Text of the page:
If you don't have a tent or shelter, you should dig a snow cave. Look for a drift, bank, or slope that is at least six feet deep. Before digging, pack the snow down with your snowshoes, skis, or hands, to make the cave stronger. To build your cave, dig a tunnel that slopes upward, and then hollow out the insides. If temperatures are below freezing, pouring water on the outside will strengthen the cave (since the water will freeze into ice). Make the door and ceiling arch-shaped for maximum strength.
Ski poles or sticks can be used to make air vents, and you can cover the entrance with rocks or a tarp to block out the wind (but make sure fresh air can still get through).
Tip: Be sure to stay dry while building your snow cave (or doing anything around camp during winter). If you overexert yourself and work up a sweat, your sweat will cool and you'll lose heat fast. If you have at least two people who can help build the cave, try to work in shifts.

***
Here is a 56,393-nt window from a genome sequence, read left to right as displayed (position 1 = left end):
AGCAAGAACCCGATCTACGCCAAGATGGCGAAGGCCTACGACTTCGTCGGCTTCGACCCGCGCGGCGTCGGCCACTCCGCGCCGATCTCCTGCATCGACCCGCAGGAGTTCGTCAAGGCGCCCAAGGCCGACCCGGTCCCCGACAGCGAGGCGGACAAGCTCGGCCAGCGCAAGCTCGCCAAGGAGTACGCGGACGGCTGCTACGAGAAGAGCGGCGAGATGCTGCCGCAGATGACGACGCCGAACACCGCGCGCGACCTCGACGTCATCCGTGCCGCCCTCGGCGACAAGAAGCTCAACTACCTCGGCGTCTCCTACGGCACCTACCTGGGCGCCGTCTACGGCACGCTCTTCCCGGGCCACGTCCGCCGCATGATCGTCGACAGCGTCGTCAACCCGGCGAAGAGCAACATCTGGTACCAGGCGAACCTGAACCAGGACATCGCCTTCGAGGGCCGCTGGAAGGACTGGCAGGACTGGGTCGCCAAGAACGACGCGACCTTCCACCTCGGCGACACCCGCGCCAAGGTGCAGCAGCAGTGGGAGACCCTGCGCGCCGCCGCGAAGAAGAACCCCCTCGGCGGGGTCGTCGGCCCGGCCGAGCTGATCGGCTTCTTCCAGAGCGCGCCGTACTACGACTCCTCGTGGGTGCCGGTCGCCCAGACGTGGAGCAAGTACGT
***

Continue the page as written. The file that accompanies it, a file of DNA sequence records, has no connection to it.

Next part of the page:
Build a Fire
Fires won't just keep you warm, they'll increase your visibility, so you can be found by rescuers faster. Make sure you have multiple ways to start and build your fire. Common choices are a flint-and-steel striker kit, a lighter, and matches. A good tinder kit is equally important. Tinder cloths, petroleum jelly-soaked cotton balls, separated rope ends, or tree shavings all make for great tinder. Be sure to store them in a water-proof container. An empty Altoid tin zipped into a Ziploc baggie is one reliable method.
One of the hardest parts about building a fire in a blizzard isn't starting it, but keeping it going. Look for dead wood, such as tree limbs or tree trunks. Ideally, these will either be still standing or propped up by rocks or other trees beneath them on the ground (so that they aren't wet).